A stressful interaction with a young child can result in short-term changes in both mothers’ and fathers’ testosterone levels, according to new research published in the journal Hormones and Behavior. The findings provide more evidence that reductions in testosterone are linked to parental tendencies such as nurturance and empathy.
“There’s some evidence linking lower testosterone (T) with more involved parenting and more nurturant caregiving, so we had reasons to expect that interactions with children might lower parents’ T,” said study author Robin Edelstein, an associate professor of psychology at the University of Michigan.
“But most of the work in this area is correlational (e.g., people with lower T report being more involved in childcare); not many studies have looked at short-term changes in T experimentally or as a function of actual parenting interactions. And the work that does exist is primarily focused on women, so we were interested in looking at whether we would see changes in both mothers’ and fathers’ T.”
In the study, 146 mothers and 154 fathers engaged in a moderately stressful task with their one-year old infants. The stressful task is known as the strange situation procedure, in which infants go through a series of separations and subsequent reunions with a parent — often leading the child to become upset and require nurturance from a mother or father.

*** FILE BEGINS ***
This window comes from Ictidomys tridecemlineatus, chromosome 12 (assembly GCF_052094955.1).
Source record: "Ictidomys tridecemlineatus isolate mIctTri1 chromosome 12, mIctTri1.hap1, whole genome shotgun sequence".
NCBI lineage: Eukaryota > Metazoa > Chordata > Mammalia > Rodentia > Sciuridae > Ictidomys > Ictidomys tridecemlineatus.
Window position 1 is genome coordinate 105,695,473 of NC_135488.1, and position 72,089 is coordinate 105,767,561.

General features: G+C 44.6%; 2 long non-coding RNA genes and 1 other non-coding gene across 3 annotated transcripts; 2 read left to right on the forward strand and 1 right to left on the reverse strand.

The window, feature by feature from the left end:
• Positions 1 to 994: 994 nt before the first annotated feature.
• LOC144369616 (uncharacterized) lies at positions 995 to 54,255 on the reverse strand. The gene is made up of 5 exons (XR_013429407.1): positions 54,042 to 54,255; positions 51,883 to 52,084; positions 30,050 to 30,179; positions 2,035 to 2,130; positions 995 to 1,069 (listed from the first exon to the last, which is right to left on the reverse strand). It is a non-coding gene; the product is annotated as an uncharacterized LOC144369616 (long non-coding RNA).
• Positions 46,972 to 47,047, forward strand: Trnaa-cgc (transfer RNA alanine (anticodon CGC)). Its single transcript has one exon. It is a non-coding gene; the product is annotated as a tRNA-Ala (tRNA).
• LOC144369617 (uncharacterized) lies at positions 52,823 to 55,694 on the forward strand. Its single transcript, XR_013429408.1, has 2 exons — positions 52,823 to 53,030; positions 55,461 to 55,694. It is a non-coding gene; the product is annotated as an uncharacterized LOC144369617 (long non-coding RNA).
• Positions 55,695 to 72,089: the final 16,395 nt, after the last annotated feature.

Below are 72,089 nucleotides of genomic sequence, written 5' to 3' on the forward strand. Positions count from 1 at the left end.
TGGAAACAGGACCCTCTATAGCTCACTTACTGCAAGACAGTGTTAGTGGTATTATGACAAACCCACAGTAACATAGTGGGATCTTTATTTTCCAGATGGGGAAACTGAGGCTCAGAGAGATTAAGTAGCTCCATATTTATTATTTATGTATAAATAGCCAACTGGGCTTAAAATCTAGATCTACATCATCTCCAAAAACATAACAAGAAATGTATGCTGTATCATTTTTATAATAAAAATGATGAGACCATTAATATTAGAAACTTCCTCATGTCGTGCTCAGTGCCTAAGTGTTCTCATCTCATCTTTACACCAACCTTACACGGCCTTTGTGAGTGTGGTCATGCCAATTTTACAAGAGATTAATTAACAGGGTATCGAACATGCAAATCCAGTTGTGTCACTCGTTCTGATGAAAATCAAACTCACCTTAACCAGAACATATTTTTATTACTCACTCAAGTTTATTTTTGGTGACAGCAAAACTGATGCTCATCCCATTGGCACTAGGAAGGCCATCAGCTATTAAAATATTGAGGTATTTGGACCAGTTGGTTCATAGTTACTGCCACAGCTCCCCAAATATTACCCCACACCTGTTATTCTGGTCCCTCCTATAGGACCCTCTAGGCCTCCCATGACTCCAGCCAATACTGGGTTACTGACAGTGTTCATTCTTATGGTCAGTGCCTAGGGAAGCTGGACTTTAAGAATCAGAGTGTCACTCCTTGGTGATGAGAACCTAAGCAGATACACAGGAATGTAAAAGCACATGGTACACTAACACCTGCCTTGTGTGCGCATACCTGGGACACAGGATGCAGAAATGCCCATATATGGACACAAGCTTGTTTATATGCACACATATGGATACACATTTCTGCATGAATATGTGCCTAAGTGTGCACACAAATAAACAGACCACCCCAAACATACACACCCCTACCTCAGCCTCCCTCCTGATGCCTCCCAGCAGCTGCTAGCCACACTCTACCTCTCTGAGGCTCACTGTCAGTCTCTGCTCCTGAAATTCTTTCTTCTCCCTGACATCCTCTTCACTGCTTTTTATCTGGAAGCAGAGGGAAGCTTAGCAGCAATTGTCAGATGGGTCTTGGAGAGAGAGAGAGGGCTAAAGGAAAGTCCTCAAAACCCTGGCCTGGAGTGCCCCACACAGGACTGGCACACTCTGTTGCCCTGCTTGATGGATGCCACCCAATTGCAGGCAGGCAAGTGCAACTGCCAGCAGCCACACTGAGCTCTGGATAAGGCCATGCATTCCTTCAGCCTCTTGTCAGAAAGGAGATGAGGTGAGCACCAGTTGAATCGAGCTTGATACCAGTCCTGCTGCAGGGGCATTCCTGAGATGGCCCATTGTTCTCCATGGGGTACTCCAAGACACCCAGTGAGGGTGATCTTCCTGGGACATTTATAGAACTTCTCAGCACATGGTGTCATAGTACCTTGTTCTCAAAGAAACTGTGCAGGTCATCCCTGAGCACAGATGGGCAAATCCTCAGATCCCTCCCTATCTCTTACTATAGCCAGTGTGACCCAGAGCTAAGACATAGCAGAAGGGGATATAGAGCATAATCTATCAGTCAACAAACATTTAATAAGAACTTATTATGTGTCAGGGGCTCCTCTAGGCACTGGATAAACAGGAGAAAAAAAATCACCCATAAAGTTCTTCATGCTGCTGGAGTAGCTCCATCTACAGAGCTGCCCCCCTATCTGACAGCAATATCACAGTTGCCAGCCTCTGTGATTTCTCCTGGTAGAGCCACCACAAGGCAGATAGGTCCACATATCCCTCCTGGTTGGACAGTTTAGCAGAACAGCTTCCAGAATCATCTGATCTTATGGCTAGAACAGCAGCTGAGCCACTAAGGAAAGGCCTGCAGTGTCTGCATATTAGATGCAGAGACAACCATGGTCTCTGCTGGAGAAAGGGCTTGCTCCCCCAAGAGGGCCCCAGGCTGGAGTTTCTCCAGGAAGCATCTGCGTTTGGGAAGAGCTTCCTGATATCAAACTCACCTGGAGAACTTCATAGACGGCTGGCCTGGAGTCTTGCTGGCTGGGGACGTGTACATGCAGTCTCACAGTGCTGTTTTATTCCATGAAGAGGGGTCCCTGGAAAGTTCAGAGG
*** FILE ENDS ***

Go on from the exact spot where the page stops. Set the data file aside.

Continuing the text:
For testosterone measurements, the participants provided saliva samples when they first arrived at the laboratory and again after the strange situation procedure.
“Both mothers and fathers showed decreases in T after interacting with their child during a stressful task. This lends support to the idea that nurturant interactions can lead to short-term declines in T. Because so few studies on this topic include women, this is some of the first evidence for short-term T declines in women in caregiving contexts,” Edelstein told PsyPost.
The researchers also found that fathers with a more avoidant attachment orientation tended to have smaller declines in testosterone.
“Fathers who reported more discomfort with closeness were less likely to show these effects, suggesting that not everyone shows T declines to the same extent and that individual differences in people’s approaches to close relationships may be important predictors of T changes,” Edelstein explained.
“We measured comfort with closeness in the context of romantic relationships, so it’s especially interesting that this individual difference predicted fathers’ T responses to interactions with their infants. This finding lends support to the idea that people’s’ feelings and beliefs about relationships may apply to their relationships more generally as opposed to one kind of relationship specifically.”
But the study — like all research — includes some limitations.
“We didn’t find that mothers’ comfort with closeness predicted their T responses. So although women on average showed T declines, individual differences in these declines may be related to some other characteristics for mothers. This is a question that will need to be addressed in future research,” Edelstein said.
“One important caveat is that we did not compare parents’ responses to any sort of ‘control task’ (like a less stressful play session). So although we believe that the changes we saw were due to parents providing nurturance to their distressed infant, we cannot be entirely sure. Future research might also include multiple tasks to see whether and how hormones change in different contexts.”
The study, “Adult attachment and testosterone reactivity: Fathers’ avoidance predicts changes in testosterone during the strange situation procedure“, was authored by Robin S. Edelstein, Kristi Chin, Ekjyot K. Saini, Patty X. Kuo, Oliver C. Schultheiss, and Brenda L. Volling.